• Now a lieutenant colonel, having served in a Marine infantry battalion as a company commander in the Bougainville Campaign (1943) and as Executive Officer (second in command) in the Guam Campaign (1944), I was placed in command of the 1st Battalion of the 3rd Marine Regiment.

  • About 11:30 p.m. on July 25, 1944, those of us at the First Battalion Command Post, below the front lines, heard a cacophony of machine-gun fire and explosive bursts coming from the top of the cliff.


    As the sound of battle came closer, I was ordered on a hazardous mission by the battalion commander, Lt. Col. Marlowe Williams: Van, get up there and see what’s going on.

    So I called for my radio operator and we started in darkness to ascend the bluff, scarcely knowing where we were, but knowing that the way was “up.”

  • I am returning to my current series “Close Calls During World War II” after having written two intervening columns.

    In early January 1944, following the successful completion of our assault of Bougainville, the Third Marine Division returned to Guadalcanal. I was then advanced from command of a company of the First Battalion, 21st Marines to become its Executive Officer, second-in-command of a 1,000-man infantry unit.

  • On July 6, we at Allen Dale Farm had a surprise visit from the descendants of Ernest and Carrie Powell. They had been attending their annual family reunion in Shelbyville.

    As I was unable to leave the house to greet them, my son Reggie guided them around on a tour, pointing out in particular the ruins of the large log house that that had for many years been the home of their ancestors.

    Later the entire family group, about 15, came inside my home to chat and listen to my recollections of the family.

  • I’m diverging from the continuity of my current “Close Calls” series in order to focus on my 103rd birthday.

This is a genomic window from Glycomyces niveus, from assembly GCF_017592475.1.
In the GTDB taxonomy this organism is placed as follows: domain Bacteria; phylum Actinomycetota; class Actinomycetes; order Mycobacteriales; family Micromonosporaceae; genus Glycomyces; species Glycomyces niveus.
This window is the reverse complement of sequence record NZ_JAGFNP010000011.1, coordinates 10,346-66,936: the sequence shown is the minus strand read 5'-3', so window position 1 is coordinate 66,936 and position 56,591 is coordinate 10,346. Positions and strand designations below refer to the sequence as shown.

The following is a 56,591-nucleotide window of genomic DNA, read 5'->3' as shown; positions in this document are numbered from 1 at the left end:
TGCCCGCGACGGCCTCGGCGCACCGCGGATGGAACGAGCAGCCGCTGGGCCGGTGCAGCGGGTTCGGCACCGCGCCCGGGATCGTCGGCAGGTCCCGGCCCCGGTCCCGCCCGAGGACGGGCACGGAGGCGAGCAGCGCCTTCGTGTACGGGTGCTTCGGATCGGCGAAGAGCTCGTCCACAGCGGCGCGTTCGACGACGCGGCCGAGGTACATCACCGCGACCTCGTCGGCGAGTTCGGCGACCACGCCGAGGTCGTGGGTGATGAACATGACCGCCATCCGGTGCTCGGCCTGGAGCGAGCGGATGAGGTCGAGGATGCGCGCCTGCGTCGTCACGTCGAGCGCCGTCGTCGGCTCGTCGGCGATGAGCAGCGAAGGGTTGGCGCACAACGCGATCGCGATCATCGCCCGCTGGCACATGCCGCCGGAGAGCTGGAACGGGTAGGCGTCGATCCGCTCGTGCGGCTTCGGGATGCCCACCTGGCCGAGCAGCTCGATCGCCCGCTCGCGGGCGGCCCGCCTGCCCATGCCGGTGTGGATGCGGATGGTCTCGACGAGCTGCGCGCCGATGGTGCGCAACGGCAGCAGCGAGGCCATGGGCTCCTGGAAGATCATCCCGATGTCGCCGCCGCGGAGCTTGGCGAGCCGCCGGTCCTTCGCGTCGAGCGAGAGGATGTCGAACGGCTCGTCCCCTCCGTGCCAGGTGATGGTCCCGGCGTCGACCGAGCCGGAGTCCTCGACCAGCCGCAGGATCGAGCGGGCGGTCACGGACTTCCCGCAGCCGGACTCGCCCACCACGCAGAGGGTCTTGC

• Following our “Jungle Attack”, we were ordered to launch an attack on Japanese forces occupying Hellzapoppin Ridge at the other boundary of our beachhead, so named informally by our Marines. “Hellzapoppin” was a 1941 film adaptation of a musical comedy that ran on Broadway from 1938 to 1941.

    Van, they’ve got the range

  • After conducting further intensive training in Guadalcanal, we embarked for the invasion of Bougainville, a northern island in the Solomons, about 400 to 500 miles away. We would land in the vicinity of Cape Torokina, Empress Augusta Bay, to seize and defend a Force Beachhead Line (FBL) 2,250 yards deep between the Torokina and Laruma rivers.

    The FBL was a line on the higher land, inland from the beach, which, when occupied, would deny the enemy the opportunity to deliver observed artillery fire on the invasion beach.

  • Introduction

    Shortly after publishing “Close Calls During World War II: Part 5,” I read with a great deal of interest, in the New York Times Magazine of March 13 “The Epic Hunt for a Lost World War II Aircraft Carrier”
by British author Ed Caesar.

  • I ‘d read with a great deal of interest “The Epic Hunt for a Lost World War II Aircraft Carrier” by British author Ed Caesar in the New York Times Magazine of March 13. It described the discovery of USS Wasp at the bottom of the Coral Sea, not far from Guadalcanal. As I had served in Wasp before she left on her fatal voyage for the Southwest Pacific, I was very much interested.

  • A Japanese Submariner’s Dream

    On September 15, 1942, while patrolling south of the Solomon Islands during the Guadalcanal campaign, I-19, a Japanese submarine, sighted and attacked the American aircraft carrier USS Wasp, which was part of a task force transporting the 7th Marine Regiment to Guadalcanal.